EMPEROR AND EMPRESS
It is difficult to offer an estimate of character of the one without the other. More difficult, perhaps, to speculate upon what would have happened if they had never met, and he had found another consort.
The Emperor - till too late - was a confirmed autocrat, apart, I believe, from the influence of the Empress, who had identical views as to the government of the country.
In a speech made in January 1895 he had said: 'Let them [the people] know that I, devoting all my efforts to the prosperity of the nation, will preserve the principles of autocracy as firmly and unswervingly as my late father of imperishable memory.'
It was the teaching of his boyhood, and he felt it his duty to hand these principles on.
It is possible, however, that had he married someone else, possessed of a clear head and the influence which might have been exercised with him by one who, though not a courtier, was so near him as to be available at any time to suggest and advise, circumstances might have worked out quite differently. As it was, even a courtier who had the good sense to speak out with honest endeavour - and how rare such courtiers areto be of service went to the wall. Whether that was the independent action of the Emperor alone, or of some additional pressure from the Empress, I do not know. The fact remains that an already confirmed autocrat became more so under her influence.
That they honestly believed that it was the right system for the government of their country is certain. Thus there existed a couple working hand in hand, as they believed and imagined, for the good of their country, and the dangers of the autocratic system became intensified by the fact that the stronger influence of the two was that of the Empress, whose ill health and neurotic character not only cut her off from the outside world of Russia, but brought her under other influences, which reacted again upon the Emperor and finally brought him, loyal and devoted as he was, to his fall.
Appointments and dismissals of ministers lay entirely in the hands of the Emperor, but the adviser who brought them about was in most cases the Empress.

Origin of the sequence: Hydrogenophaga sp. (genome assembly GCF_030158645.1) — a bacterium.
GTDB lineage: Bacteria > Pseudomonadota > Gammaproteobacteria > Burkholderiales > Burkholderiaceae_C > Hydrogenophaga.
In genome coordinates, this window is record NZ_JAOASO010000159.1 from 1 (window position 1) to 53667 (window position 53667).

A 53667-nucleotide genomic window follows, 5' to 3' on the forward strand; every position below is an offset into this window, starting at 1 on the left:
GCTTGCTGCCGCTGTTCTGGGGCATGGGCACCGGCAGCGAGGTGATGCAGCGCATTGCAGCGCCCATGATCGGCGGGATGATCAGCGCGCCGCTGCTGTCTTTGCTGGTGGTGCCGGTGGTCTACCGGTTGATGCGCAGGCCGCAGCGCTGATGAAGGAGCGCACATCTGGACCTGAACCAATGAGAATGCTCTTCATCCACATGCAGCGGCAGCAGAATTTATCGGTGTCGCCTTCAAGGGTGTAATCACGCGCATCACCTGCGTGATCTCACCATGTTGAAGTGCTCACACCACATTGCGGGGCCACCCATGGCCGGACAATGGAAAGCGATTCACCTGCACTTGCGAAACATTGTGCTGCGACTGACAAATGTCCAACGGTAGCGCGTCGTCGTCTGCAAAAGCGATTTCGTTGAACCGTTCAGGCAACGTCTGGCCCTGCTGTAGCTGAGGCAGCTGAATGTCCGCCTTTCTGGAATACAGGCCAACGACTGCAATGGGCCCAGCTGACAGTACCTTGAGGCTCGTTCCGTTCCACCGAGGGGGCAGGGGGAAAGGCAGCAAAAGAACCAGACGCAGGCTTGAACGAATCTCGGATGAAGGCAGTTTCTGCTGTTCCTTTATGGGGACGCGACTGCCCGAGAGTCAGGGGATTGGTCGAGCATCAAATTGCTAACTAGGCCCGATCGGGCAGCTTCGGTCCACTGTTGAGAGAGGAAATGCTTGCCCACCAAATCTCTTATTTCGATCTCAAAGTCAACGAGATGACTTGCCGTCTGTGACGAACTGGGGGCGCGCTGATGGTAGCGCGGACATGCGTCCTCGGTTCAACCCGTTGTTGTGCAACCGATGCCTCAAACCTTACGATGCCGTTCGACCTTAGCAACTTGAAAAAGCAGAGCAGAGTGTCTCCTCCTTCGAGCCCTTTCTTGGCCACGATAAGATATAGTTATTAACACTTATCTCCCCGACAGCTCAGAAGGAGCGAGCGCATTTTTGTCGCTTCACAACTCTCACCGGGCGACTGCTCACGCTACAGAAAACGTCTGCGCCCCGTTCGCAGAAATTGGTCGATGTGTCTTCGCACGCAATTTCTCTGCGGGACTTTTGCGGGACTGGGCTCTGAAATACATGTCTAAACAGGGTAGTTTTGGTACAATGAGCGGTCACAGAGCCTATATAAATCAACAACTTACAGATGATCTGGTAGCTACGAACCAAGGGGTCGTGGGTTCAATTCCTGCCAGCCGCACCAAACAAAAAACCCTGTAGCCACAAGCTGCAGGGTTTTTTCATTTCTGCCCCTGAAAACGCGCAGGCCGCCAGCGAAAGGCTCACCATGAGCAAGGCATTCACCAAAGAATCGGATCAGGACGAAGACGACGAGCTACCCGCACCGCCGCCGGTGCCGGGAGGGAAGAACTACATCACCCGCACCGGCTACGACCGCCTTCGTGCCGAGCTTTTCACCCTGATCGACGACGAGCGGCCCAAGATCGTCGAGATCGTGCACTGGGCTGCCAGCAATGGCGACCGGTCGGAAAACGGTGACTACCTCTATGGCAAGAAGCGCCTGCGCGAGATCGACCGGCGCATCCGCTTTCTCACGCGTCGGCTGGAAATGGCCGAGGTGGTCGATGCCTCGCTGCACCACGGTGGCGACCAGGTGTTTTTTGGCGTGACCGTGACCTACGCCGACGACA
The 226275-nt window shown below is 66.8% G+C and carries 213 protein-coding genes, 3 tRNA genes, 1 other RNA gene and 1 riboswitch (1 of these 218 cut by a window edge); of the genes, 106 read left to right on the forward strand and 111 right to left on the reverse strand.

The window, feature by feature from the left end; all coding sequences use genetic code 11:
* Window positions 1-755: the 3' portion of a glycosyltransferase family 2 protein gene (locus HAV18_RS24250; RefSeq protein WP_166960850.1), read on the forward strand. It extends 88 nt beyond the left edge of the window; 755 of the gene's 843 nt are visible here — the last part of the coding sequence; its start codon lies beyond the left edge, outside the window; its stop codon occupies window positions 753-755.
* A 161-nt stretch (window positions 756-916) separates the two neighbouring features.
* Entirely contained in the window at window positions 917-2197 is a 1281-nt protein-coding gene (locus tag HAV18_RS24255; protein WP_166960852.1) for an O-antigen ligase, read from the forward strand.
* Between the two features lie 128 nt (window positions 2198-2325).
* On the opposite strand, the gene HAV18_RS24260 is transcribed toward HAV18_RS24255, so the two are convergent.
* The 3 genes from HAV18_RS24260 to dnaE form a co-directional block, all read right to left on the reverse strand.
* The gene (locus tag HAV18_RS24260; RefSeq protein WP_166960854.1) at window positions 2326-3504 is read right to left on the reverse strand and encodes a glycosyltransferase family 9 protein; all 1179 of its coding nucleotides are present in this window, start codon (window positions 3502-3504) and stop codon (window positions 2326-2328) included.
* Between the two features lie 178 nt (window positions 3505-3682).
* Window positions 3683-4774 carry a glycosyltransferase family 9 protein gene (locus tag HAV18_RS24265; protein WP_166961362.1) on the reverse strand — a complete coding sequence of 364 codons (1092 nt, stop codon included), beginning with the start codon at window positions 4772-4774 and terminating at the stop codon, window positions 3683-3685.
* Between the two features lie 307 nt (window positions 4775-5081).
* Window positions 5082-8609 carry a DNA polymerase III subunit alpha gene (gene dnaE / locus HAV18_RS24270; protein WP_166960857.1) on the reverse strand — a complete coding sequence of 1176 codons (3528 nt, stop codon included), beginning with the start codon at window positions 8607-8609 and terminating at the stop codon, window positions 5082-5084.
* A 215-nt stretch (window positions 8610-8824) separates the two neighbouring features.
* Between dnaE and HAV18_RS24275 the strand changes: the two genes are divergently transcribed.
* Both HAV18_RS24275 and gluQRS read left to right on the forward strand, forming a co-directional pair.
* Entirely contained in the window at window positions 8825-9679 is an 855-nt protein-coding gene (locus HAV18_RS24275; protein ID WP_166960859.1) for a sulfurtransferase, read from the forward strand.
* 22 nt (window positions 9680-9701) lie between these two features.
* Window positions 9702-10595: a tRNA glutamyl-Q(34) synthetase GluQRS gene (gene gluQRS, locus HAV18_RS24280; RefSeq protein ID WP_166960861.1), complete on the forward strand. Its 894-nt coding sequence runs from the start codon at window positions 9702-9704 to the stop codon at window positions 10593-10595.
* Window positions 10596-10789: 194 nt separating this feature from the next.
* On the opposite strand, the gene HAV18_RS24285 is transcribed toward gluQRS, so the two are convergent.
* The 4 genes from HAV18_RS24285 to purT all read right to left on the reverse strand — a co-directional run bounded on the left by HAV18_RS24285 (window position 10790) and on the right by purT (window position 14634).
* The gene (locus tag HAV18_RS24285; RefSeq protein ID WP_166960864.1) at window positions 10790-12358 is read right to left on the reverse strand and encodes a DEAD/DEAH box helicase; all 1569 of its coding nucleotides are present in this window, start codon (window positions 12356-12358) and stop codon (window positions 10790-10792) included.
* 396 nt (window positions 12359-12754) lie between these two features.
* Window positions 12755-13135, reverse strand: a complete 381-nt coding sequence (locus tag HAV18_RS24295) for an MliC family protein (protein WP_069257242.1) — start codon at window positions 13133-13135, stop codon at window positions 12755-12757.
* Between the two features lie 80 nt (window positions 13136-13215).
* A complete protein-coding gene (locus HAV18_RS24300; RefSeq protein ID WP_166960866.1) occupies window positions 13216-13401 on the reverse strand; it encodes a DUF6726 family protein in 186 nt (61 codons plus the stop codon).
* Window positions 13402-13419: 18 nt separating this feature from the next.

The combination of an Emperor so devoted to his Empress that her word was law, and of an Empress led unconsciously by the worst possible advisers, brought about their ruin and that - for the time being - of their country.
According to M. Gilliard's account of the last days of the Imperial family, those fine qualities of the Empress which showed themselves in her care and devotion to the sick and wounded during the war became still more evident in the days of distress, misery and ignominy which crowned the end.
Even her critics and her enemies, and she had many, will accord her a meed of praise for the courage and devotion which, even in what must have been the most intense purgatory to her, she showed unselfishly for her husband and children.
And so in death they were not divided.
I was much struck, closely interested as I was in Russian affairs, at the apparent lack of interest, almost amounting to indifference, with which the news of the fate of the Russian Imperial family was received in England. It was probably to be accounted for by two reasons, the number and rapidity of the march of events connected with a great war and its sequences, and the uncertainty as to the truth of the reports, confirmation or contradiction being almost daily reported, till a lack of interest ensued.
The fact remains, however, that one of the greatest tragedies in history was, to all appearances, quickly forgotten, except by those to whom it came very near.
As to the alleged pro-Germanism of the Emperor and Empress, I think I have said enough in the preceding pages to dispel the idea of this accusation.
I may add another note upon the subject.
As is known to those taking an interest in the question, a commission was appointed by the Revolutionary Government with the duty assigned to it of searching through all the letters, both official and private, of the Emperor and Empress.
The Commission apparently did its work with zeal and such enthusiasm as can be found by those who enjoy the prying into the personal and private and family affairs of other people.
No doubt, all agog for some scandalous discovery, or proof of guilt by the discovery of letters to the enemy, or expressions of affection for the Germans, they scanned the pages before them, word for word.
What was the result?
M. V. M. Roudnieff, one of its members, allowed indignation to master his surprise, and published his personal report, proving to the world at large that not a jot or a tittle of evidence was to be found.
The mysterious intrigues of the Empress with the enemy vanished.
The accusations of disloyalty on the part of the Emperor were exploded.
Those who knew them received this news with no surprise. Those who professed to know them, and maligned them, probably preferred to look elsewhere for any other kind or other sort of news they could find.
What followed? The irony of fate threw the country where accusations of disloyalty had dethroned an Emperor and Empress, into the arms of the very enemy with whom they had been supposed to intrigue, and Brest-Litovsk and Bolshevism ruined Russia.
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